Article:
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French Senator Allizard: Mediterranean – Theatre for future Europe

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On the historic date of March 08th – International Women’s Day, a large number of international affairs specialists gathered for the second consecutive summit in Vienna, Austria. This leg of the Vienna Process titled: “Europe – Future – Neighbourhood at 75: Disruptions Recalibration Continuity”. The conference, jointly organized by the Modern Diplomacy, IFIMES and their partners, with the support of the Diplomatic Academy of Vienna, was aimed at discussing the future of Europe and its neighbourhood in the wake of its old and new challenges.[1]

Along with the two acting State Presidents, the event was endorsed by the keynote of the EU Commissioner for European Neighbourhood and Enlargement, Excellency OlivérVárhelyi. The first, of the three-panel conference, was brilliantly conducted by the OSCE Sec-General (2011-2017), current IFIMES Euro-Med Director, Amb. Lamberto Zannier. Among his speakers, the first to open the floor was French Senator Pascal Allizard, OSCE Parliamentary Assembly Vice President (and its Special rapporteur for Mediterranean issues). Discussing regional issues of the southern Europe, its relations with the black sea and with North of Africa, this is what Senator outlined in his intervention:

As 2021 is the ten-year anniversary of the Arab spring, Senator Pascal highlights that a decade later, the events of the Arab Spring are crucial to the problems of today. Europe should reevaluate the region through European lens. Excellency Alizard criticizes Europe, due to the fact that it tends to take a step back from the region of the North African affected area of the Arab Spring conflict as there is an abundance of issues which are unlikely to be solved with ease. One must still do its duties difficult or not to question the region. Turning a blind eye to the problems there is something that Senator says Europe tends to do to elevate their consciousness.

However, one must look at the problems head-on. The biggest concern is that there is an explosive growth in population, a rise in radicalism and the Black Sea is what separates that northern conflict region of Africa and the Mediterranean coast of Europe.

The Mediterranean Sea is known to be one of the most crucial routes to transport illegal cargo such as drugs, hydrocarbon and human trafficking into Europe, specifically through Spain and Italy. It’s crucial for Europe to have a discussion and plan for this region as it is a necessity to keep Europe safe. The different countries along the Mediterranean must come together to create a cohesive, inclusive yet firm diplomatic strategy to answer all the challenges. The region along the Mediterranean Sea is a strategic area for Europe as there are many ships that come from around the world into those ports.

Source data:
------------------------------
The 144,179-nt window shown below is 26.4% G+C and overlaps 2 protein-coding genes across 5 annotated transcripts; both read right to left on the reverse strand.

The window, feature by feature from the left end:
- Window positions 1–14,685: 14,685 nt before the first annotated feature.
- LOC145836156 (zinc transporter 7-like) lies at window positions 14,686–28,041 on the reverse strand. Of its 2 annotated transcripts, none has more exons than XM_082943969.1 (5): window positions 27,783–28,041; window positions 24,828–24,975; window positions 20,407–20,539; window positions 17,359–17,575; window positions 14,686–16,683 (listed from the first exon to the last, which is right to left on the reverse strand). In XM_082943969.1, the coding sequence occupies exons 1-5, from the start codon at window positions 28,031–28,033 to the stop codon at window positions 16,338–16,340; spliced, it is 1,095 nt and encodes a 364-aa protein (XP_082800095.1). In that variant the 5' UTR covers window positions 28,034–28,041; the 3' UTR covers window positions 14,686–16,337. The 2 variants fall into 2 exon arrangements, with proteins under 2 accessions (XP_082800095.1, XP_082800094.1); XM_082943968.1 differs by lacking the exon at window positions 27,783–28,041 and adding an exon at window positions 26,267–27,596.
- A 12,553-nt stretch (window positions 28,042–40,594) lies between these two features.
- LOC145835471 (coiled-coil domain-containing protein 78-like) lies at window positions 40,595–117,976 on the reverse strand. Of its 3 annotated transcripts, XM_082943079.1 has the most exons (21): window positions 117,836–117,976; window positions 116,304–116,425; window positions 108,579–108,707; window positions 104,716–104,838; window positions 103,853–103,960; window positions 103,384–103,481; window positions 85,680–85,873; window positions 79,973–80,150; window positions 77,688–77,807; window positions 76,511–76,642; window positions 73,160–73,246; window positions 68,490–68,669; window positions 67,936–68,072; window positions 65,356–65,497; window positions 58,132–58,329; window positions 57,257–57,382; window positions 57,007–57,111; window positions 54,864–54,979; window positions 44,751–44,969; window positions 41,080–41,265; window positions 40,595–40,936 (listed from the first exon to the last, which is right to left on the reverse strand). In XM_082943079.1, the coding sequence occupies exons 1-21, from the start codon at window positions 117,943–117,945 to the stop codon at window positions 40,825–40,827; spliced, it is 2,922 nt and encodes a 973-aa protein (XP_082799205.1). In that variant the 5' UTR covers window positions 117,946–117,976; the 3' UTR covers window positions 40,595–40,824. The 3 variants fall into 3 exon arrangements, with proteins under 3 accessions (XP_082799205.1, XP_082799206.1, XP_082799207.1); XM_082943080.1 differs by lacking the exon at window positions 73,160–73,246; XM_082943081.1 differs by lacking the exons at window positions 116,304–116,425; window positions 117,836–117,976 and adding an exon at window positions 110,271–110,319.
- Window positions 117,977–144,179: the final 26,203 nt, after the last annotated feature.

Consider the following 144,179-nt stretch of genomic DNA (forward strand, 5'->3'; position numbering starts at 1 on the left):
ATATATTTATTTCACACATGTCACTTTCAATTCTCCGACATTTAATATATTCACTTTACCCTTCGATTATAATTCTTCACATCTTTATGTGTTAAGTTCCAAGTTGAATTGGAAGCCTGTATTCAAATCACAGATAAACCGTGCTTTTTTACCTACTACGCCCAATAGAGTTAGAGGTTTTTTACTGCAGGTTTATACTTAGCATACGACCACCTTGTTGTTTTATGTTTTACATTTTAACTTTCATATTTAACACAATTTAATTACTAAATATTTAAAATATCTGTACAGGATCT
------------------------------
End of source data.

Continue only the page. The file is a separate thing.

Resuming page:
Senator Pascal proceeded by stating that the eastern Mediterranean region escalated after the discovery of significant oil and gas reserves. It is also the ongoing war in Syria, and the destabilization of the region with yet unsettled situation in Libya (with presence of multiple external players which generate instability).

Senator reminded the conference audience that Europe must also mention the actors in the Mediterranean on the European side;

‘’The European Union is a leading player, at least for the display of its normative ambitions, also for its diplomacy of the checkbook and its discourse on human rights. However, the EU is not a power in the state and sovereign sense of the term, and it systematically curbs the sovereign aspirations of its own member states. The EU does not yet project itself sufficiently as an international actor capable of implementing a foreign policy. The EU appears, I believe, seen from the Mediterranean at most as a soft power which, in word, watches over the balance of power in the region. And the hopes placed in EU policy dedicated to the Mediterranean have been in vain, to the extent that they do not seem effective, neither economically nor politically, at least from my point of view, insufficiently. And if on the northern shore a few countries are interested in the Mediterranean area, we can see that this is not the center of European concerns and that no common vision is really emerging.’’

Unification of that region is vital, because if the Mediterranean nations do not collaborate as a union and show their strength, control of that area could fall into the hands of Turkey, Russia and China. Turkey walks bold on the so-called Exclusive Economic Zone in Euro-Med, which would – if accepted – project its power in the Mediterranean, giving it a more prominent regional political role. Russia, which is once again becoming a key player in the Middle East, in the Black Sea area, in the Mediterranean and even in Africa walks bold too. Lastly, China which mainly projects itself through its trade, investments, and its bilateral agreements is pressing on maritime space too. Lately, Chinese military navy can be also seen.